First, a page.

Baseball here was "the sports" of the 1920s and 1930s and was unmatched anywhere in the country. Lutcher, Union, Norco, Mex-Pet, Pan-Am, Vacherie, Jefferson College, Reserve, Donaldsonville and others fielded teams and the competition among them was fierce.
There was possibly no greater rivalry than that between Gramercy, sponsored by Colonial Sugars and managed by Sam J. Dicharry, and Lutcher, sponsored by Lutcher and Moore and managed by G. C. Boucvalt. Mr. Boucvalt was famous for yelling to his players "Take two, Bud, and bunt the third."
The gate receipts for those games, with tickets selling for 10 cents, 25 cents, and 35 cents sometimes, ran as high as $1500.00!
Most families of that era did not own automobiles, so from noon to game time on Sundays, the levee, streets, highways and the railroad tracks resembled pedestrian parade routes. All roads led to the stadiums. In Gramercy, the park was located in the area where the huge raw sugar warehouse is now located. In Lutcher, the stadium was located across the track from the Lutcher Wholesale, on the Mears property. An apartment building is now located in that area.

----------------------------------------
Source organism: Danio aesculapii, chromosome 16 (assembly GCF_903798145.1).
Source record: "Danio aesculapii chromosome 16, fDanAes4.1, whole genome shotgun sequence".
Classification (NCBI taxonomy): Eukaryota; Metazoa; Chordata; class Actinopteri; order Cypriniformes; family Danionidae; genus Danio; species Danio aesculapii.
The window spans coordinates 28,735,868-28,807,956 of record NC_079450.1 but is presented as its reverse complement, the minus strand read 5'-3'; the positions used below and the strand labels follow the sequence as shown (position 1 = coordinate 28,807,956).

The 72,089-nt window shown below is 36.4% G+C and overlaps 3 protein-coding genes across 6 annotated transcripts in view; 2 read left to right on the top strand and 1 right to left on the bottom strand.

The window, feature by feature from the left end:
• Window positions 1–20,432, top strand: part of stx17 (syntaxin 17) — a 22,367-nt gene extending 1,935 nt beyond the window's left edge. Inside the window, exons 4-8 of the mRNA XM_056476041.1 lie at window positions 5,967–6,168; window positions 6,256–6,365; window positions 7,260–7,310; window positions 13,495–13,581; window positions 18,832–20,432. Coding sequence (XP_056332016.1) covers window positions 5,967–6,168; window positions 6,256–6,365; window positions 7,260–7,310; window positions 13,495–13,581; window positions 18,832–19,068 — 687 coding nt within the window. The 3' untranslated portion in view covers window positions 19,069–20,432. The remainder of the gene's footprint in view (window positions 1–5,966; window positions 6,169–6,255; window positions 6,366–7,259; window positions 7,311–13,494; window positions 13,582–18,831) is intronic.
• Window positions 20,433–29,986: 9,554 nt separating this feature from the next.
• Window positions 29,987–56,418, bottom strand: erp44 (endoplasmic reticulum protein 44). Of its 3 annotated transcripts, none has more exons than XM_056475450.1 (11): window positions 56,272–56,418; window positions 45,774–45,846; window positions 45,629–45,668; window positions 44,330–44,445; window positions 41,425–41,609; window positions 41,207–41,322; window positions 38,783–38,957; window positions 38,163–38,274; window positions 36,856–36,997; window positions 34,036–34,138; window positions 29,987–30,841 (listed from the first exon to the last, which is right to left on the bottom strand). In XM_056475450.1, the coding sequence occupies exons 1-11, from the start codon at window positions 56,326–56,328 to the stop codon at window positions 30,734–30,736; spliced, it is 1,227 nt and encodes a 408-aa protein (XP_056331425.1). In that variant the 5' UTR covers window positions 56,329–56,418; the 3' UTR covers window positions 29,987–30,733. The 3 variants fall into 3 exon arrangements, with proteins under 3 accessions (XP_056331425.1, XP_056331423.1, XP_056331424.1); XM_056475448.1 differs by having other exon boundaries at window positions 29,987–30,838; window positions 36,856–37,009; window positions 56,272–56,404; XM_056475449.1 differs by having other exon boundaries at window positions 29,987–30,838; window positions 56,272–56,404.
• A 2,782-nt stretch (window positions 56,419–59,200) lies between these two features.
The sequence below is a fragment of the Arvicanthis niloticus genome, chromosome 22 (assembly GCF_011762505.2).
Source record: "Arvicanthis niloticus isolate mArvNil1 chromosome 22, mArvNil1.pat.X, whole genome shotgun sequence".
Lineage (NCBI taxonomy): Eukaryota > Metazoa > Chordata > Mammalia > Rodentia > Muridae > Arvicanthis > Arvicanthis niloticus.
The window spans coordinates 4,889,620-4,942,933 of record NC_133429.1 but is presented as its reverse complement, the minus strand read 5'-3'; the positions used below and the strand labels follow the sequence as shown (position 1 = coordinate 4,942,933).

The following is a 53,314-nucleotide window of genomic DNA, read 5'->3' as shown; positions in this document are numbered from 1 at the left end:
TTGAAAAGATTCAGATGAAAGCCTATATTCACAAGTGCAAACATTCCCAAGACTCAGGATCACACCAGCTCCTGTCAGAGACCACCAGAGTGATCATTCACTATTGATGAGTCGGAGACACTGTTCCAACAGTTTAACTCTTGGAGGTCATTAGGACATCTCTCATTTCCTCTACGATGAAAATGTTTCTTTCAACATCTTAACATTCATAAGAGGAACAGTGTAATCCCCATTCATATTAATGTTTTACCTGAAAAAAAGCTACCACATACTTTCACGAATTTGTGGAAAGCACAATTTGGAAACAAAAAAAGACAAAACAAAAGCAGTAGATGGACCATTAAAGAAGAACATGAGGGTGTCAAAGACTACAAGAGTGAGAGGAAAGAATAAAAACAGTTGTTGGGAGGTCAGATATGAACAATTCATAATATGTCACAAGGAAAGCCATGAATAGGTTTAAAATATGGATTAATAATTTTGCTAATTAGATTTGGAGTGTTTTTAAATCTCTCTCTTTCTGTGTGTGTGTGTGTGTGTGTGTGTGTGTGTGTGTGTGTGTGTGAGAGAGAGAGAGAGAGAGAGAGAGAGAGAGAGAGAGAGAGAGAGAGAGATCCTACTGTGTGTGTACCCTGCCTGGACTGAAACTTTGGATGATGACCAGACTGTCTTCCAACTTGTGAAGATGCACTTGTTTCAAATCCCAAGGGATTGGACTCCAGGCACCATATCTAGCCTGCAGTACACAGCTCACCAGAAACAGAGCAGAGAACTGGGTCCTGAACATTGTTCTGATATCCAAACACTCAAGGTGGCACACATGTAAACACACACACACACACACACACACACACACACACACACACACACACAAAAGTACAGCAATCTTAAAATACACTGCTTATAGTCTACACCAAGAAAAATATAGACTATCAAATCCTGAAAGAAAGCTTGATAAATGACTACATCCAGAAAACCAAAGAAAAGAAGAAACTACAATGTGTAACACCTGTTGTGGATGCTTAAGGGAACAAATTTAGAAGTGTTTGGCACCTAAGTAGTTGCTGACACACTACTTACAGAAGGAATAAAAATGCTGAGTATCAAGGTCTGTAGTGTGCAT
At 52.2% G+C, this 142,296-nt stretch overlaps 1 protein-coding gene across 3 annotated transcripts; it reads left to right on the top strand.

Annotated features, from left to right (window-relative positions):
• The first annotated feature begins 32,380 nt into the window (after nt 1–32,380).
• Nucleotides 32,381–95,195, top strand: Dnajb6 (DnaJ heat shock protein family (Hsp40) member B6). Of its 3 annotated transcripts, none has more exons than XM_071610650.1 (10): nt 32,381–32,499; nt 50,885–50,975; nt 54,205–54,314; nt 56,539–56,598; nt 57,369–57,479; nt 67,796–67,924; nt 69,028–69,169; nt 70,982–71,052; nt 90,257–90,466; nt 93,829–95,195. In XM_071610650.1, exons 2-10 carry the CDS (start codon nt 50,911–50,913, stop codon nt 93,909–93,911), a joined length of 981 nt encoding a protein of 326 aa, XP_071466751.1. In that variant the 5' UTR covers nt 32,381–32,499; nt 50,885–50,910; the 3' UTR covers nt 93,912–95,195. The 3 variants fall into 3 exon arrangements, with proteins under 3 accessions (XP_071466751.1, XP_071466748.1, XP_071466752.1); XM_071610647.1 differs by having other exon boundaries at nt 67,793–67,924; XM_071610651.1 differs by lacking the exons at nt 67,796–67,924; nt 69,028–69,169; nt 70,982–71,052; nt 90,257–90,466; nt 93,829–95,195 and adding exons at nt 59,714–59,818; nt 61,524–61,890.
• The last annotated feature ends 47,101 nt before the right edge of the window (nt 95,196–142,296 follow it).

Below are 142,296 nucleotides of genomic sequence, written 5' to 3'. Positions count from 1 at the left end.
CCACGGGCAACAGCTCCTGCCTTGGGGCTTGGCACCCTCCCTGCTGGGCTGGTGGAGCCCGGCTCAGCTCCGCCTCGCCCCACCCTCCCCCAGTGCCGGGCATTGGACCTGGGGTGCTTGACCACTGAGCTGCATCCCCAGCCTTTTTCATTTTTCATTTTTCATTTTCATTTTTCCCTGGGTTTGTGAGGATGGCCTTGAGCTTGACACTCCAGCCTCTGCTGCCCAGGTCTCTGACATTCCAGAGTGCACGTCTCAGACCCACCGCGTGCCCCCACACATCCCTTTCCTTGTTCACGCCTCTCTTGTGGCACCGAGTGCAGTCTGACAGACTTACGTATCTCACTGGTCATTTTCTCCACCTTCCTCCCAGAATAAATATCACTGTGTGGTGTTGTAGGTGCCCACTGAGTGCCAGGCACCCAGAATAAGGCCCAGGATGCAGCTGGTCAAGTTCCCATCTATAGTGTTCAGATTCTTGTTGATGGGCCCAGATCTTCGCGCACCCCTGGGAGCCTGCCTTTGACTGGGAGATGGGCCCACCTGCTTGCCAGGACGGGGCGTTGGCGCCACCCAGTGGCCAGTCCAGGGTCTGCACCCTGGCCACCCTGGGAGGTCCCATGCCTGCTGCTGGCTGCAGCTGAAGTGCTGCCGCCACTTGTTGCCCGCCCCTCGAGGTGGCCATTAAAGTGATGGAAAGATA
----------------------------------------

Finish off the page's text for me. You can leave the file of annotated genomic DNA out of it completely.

Tom Foret, Jr. Was regarded as the very best first baseman to ever play the game here. He was a classic first baseman, left handed, he also batted left handed. He was a solid hitter and a superb fielder. He turned down an offer to sign a contract with the Detroit Tigers, choosing to stay in Lutcher. There is no doubt that he was in a class by himself at a time when there were many outstanding players. Among the starters of that era one finds: "Soup" Ganier, a terrific pitcher, "Bebe" Gaudet, Nick Sardegna, Dennis Hymel, "Black" Porta, "Preacher" Boudreaux, Tom Pollet, "Lefty" Dupuy, Father Tracy Clarence Field, and last, but far from least, C.T. Boudreaux, who was also regarded as one of the greatest.
Most of these people could have played in organized professional baseball. Most found security in local industries rather than going into professional ball. Clarence Fields did play in the majors for a while. Industries offered jobs to the good ball players and most chose to stay here rather than try to fight their way through the minor leagues to the majors.
Who was the greatest of them all? We once asked the late Carroll "Toot" Ganier that question. We asked him who was the greatest he ever saw, meaning the major leagues. We knew "he had seen them all "and was an authority on baseball. Without hesitation, he said "Tommie Pollet." " Tommie Pollet was the greatest baseball player I ever saw, including the best of the major leagues. Tommie Pollet was a catcher with a rifle arm. He could throw a bullet to second base while squatting behind the plate. There has never been anyone better."
Quite a testimony from a man who saw a lot of great players, and a tribute to a Lutcher native who played here.
by Leonce Haydel from Stories From the River Road
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